Here are 3 ways that you can stand out and get noticed online:

  1. Level Up Your LOOK

When you look the part, you can charge the part. Many studies have shown people buy from people that look successful so your appearance is absolutely making an impression. It creates trust and credibility and helps you stand out in a good way. Whether that’s in dating or in business, you have to be aware of what people aren’t saying but are actually thinking. Updating your appearance is one of the quickest ways to stand out online.

2. Brand Yourself Online

How you look, how you speak and how you act is your personal brand. Personal Branding is a buzz word these days but here’s the thing, you cannot just focus on your message, your image has to match. This is how you build that know, like and trust faster. Be intentional about it. Are people experiencing consistency when they Google you, look you up on social media, meet on Zoom or in person? Start thinking about what you want to be known for and start showing up that way!

3. Polish Up Your Profile Pics

Besides your appearance, make sure your photos are a match for your brand. Especially on your digital profiles! Some questions to ask yourself: Are you communicating visually who you are and what you’re about? How about your interests and values? Do your pictures represent your personality and highlight your best self? Do they paint the picture of someone that the viewer wants to get to know more? Your profile should reflect all of that so people want to take the time to connect with you.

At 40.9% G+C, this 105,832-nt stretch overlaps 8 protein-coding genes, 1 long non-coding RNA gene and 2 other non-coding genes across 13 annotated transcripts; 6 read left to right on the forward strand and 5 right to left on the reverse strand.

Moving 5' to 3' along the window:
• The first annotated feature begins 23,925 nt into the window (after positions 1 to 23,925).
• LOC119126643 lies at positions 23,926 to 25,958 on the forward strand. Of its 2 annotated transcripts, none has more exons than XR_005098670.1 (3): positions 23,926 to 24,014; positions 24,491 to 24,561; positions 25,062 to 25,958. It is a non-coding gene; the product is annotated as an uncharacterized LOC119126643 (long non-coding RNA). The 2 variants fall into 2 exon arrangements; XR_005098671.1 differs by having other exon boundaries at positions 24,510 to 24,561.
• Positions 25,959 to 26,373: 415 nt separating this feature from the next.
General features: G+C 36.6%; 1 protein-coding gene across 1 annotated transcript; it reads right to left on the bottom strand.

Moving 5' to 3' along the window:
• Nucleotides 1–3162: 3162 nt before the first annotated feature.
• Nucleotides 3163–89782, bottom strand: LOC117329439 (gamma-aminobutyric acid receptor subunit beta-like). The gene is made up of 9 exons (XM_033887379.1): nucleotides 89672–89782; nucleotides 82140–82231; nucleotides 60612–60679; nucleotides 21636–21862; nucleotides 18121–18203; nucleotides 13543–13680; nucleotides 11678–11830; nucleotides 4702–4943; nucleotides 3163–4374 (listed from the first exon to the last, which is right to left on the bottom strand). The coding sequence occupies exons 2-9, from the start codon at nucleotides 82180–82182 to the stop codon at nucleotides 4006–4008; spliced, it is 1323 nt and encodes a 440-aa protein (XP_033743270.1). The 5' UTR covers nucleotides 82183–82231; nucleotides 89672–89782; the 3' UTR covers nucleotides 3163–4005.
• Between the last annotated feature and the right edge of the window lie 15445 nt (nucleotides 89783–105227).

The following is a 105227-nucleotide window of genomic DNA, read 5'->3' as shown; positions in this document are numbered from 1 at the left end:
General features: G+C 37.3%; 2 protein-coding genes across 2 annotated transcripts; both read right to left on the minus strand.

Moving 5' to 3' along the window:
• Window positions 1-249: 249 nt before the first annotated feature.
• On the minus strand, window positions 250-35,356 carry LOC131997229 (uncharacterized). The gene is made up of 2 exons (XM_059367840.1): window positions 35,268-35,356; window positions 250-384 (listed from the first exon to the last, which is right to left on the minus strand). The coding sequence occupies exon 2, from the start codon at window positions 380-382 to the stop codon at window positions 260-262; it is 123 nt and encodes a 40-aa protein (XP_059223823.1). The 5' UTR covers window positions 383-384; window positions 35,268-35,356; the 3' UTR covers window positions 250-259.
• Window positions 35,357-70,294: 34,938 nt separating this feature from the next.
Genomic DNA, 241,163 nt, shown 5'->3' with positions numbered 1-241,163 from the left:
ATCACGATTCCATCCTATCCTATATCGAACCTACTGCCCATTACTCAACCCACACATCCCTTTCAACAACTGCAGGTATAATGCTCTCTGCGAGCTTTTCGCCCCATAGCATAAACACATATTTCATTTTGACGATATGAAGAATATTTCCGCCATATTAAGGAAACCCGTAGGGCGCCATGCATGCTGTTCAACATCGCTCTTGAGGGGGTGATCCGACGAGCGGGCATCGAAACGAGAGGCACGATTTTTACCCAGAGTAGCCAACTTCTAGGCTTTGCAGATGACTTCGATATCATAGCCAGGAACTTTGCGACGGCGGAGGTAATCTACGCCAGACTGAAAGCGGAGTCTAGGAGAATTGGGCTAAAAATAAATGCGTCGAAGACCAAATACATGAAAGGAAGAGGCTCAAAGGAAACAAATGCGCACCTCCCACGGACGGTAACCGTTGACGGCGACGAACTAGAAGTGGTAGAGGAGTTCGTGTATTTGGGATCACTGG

All of these things combined make for an impactful online image. Look, there are many things out of your control right now, but the one thing you can control is your image. It’s time to take charge of it! 

Guys, are you ready to take it to the next level? Set up a Complimentary Image Accelerator Call with me to learn how I can help you make your competition irrelevant and unleash the man within so you can magnetically attract more of what you desire both personally and professionally!

Woke 10, Dance 3

How Virtue Signaling is Causing the Demise of Art.

with Nate Patten

The 2021 Golden Globe Awards had a 68% drop in audience ratings from the previous year. No, there’s not a misplaced decimal in that number. That’s sixty-eight, a truly staggering decline in interest of one of the most popular annual award shows. A drop in 10% of the audience would’ve been significant, but a decline of nearly 70% is a virtual free fall; an actual ratings catastrophe. The show was hosted by Amy Poehler and Tina Fey, two of the most skilled and talented mega-stars in Hollywood. Anyone would be hard-pressed to find more adept and likable people to host a virtual award show, and the evening was still filled with major Hollywood A-listers even if they were, like Gillian Anderson said, “sitting alone in a hotel room in Prague.” So this begs the question: why did this show have worse reviews than “Gigli”? Well, to be fair, it didn’t help that the entire show was going to be held on Zoom. Humans are tired of screens, whether we know it or not. This didn’t make people clamor to their televisions to watch a pieced together Zoom disaster, but I suspect there was a bigger problem at hand. Audiences sensed intuitively, and correctly, that the Golden Globes were going to be a woke, virtue signaling nightmare, so 68% of viewers tuned out.